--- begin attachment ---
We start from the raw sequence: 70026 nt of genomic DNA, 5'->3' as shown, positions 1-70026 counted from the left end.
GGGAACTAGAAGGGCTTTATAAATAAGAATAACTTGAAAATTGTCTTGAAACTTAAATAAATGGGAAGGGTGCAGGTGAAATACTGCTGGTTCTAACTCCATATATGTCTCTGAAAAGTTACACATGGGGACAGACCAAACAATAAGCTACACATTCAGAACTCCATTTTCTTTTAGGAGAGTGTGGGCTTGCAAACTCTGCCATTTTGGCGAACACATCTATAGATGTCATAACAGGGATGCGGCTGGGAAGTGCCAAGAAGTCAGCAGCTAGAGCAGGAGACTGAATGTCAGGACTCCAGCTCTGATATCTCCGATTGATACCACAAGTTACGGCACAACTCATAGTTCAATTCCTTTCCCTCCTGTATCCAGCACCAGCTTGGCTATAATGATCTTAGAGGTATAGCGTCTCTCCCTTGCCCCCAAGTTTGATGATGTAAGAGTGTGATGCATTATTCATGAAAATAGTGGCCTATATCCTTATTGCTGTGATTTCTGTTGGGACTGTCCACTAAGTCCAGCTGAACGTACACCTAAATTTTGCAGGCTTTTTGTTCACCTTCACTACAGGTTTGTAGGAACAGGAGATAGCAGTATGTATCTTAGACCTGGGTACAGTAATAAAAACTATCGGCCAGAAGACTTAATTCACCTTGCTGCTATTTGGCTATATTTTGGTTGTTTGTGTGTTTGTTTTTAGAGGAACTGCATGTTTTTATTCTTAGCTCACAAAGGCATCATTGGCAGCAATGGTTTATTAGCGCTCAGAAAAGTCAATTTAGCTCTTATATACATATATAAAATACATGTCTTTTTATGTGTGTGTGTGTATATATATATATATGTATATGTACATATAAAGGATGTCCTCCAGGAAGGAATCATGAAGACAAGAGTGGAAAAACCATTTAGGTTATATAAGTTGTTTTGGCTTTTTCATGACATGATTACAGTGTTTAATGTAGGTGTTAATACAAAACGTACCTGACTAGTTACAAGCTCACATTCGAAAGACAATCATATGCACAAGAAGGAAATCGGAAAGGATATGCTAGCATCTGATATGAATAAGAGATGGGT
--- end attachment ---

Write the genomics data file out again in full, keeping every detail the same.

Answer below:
We start from the raw sequence: 70026 nt of genomic DNA, 5'->3' as shown, positions 1-70026 counted from the left end.
GGGAACTAGAAGGGCTTTATAAATAAGAATAACTTGAAAATTGTCTTGAAACTTAAATAAATGGGAAGGGTGCAGGTGAAATACTGCTGGTTCTAACTCCATATATGTCTCTGAAAAGTTACACATGGGGACAGACCAAACAATAAGCTACACATTCAGAACTCCATTTTCTTTTAGGAGAGTGTGGGCTTGCAAACTCTGCCATTTTGGCGAACACATCTATAGATGTCATAACAGGGATGCGGCTGGGAAGTGCCAAGAAGTCAGCAGCTAGAGCAGGAGACTGAATGTCAGGACTCCAGCTCTGATATCTCCGATTGATACCACAAGTTACGGCACAACTCATAGTTCAATTCCTTTCCCTCCTGTATCCAGCACCAGCTTGGCTATAATGATCTTAGAGGTATAGCGTCTCTCCCTTGCCCCCAAGTTTGATGATGTAAGAGTGTGATGCATTATTCATGAAAATAGTGGCCTATATCCTTATTGCTGTGATTTCTGTTGGGACTGTCCACTAAGTCCAGCTGAACGTACACCTAAATTTTGCAGGCTTTTTGTTCACCTTCACTACAGGTTTGTAGGAACAGGAGATAGCAGTATGTATCTTAGACCTGGGTACAGTAATAAAAACTATCGGCCAGAAGACTTAATTCACCTTGCTGCTATTTGGCTATATTTTGGTTGTTTGTGTGTTTGTTTTTAGAGGAACTGCATGTTTTTATTCTTAGCTCACAAAGGCATCATTGGCAGCAATGGTTTATTAGCGCTCAGAAAAGTCAATTTAGCTCTTATATACATATATAAAATACATGTCTTTTTATGTGTGTGTGTGTATATATATATATATGTATATGTACATATAAAGGATGTCCTCCAGGAAGGAATCATGAAGACAAGAGTGGAAAAACCATTTAGGTTATATAAGTTGTTTTGGCTTTTTCATGACATGATTACAGTGTTTAATGTAGGTGTTAATACAAAACGTACCTGACTAGTTACAAGCTCACATTCGAAAGACAATCATATGCACAAGAAGGAAATCGGAAAGGATATGCTAGCATCTGATATGAATAAGAGATGGGT